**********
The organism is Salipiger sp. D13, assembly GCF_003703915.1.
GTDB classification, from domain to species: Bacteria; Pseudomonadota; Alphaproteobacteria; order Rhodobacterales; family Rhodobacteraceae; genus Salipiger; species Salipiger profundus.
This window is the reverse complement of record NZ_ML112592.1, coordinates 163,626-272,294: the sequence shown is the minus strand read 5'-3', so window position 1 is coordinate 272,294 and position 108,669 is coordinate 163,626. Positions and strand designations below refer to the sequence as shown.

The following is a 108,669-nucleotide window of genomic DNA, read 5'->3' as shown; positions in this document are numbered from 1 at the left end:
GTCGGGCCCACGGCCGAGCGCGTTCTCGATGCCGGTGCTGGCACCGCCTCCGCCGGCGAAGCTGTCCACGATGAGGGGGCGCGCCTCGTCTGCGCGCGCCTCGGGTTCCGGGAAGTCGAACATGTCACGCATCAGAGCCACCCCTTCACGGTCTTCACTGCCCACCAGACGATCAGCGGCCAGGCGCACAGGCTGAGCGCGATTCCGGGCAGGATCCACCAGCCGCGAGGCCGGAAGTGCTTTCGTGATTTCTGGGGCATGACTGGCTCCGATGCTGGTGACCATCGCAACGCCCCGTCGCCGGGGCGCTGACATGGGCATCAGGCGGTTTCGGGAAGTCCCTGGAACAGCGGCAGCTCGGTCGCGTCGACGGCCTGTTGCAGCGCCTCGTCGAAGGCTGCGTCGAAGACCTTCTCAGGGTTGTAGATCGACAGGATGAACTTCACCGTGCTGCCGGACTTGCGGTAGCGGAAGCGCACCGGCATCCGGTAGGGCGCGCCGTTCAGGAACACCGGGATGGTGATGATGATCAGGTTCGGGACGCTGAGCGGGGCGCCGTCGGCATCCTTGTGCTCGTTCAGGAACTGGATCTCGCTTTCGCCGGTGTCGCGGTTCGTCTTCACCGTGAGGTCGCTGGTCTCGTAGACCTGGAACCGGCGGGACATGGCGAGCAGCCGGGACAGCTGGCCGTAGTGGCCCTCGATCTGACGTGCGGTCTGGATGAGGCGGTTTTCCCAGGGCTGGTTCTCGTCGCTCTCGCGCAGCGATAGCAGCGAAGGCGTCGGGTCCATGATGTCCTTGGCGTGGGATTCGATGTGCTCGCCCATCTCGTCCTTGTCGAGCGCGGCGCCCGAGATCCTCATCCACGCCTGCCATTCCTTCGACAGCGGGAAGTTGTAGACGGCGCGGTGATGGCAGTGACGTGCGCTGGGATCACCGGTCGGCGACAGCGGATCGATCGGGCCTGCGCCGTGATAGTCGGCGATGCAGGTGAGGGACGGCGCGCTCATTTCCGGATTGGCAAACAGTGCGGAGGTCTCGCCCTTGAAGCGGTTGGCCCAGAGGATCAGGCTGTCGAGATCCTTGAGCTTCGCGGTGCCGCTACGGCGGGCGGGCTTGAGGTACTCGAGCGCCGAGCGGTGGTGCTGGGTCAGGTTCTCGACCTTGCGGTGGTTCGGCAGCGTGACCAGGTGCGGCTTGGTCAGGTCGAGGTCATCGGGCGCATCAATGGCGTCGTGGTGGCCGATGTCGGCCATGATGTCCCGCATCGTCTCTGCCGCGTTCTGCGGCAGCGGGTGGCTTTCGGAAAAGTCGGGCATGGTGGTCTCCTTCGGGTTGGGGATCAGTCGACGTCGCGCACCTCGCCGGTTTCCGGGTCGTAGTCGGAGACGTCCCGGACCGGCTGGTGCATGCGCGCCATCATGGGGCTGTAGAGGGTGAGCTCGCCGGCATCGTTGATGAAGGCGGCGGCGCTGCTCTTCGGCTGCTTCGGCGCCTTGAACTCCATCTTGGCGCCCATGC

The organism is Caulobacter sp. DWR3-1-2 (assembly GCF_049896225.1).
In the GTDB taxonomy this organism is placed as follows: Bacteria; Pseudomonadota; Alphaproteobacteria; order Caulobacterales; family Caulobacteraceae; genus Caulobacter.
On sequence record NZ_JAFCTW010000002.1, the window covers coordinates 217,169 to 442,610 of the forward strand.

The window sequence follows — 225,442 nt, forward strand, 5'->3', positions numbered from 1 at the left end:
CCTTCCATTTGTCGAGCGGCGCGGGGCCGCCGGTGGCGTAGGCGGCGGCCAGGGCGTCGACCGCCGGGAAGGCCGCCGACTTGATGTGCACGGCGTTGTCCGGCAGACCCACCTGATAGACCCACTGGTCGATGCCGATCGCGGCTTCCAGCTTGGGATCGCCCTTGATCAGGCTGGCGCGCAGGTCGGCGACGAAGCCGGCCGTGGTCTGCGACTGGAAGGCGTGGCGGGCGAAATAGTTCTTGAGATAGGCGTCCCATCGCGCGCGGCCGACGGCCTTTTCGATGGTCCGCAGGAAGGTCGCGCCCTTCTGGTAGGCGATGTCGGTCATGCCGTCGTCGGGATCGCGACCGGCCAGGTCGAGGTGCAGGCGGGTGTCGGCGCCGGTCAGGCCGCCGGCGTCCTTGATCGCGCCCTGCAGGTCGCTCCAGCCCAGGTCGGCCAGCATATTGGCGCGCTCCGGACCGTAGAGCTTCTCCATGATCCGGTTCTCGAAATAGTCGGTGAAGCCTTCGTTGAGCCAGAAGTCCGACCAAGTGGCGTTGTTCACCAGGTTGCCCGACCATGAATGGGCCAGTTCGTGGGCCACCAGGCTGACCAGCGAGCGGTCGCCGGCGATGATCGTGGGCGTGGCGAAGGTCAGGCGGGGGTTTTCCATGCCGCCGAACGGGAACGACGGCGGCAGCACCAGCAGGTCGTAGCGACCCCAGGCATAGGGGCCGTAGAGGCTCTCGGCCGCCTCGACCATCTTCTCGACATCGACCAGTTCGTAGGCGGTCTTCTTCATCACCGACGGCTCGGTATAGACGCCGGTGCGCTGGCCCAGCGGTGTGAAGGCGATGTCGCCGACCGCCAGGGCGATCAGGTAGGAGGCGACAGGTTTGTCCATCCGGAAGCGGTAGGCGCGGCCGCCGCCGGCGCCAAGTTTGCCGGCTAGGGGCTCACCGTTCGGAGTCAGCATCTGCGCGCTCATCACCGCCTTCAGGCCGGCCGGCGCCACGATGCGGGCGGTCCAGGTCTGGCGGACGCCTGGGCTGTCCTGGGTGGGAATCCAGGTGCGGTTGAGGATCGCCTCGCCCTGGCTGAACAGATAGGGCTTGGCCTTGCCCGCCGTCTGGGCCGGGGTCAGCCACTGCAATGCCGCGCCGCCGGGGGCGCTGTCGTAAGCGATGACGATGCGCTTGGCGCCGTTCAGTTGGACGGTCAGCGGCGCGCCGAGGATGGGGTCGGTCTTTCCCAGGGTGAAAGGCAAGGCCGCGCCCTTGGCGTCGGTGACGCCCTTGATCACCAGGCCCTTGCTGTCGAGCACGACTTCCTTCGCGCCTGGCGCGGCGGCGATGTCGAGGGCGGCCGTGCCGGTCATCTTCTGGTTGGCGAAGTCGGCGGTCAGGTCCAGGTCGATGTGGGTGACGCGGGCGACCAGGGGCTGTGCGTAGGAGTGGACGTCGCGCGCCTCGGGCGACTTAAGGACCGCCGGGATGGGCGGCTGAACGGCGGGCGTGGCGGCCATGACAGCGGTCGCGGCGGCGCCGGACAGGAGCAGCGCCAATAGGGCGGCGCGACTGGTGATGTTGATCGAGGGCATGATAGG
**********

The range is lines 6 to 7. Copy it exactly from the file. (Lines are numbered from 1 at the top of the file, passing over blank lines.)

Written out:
The organism is Caulobacter sp. DWR3-1-2 (assembly GCF_049896225.1).
In the GTDB taxonomy this organism is placed as follows: Bacteria; Pseudomonadota; Alphaproteobacteria; order Caulobacterales; family Caulobacteraceae; genus Caulobacter.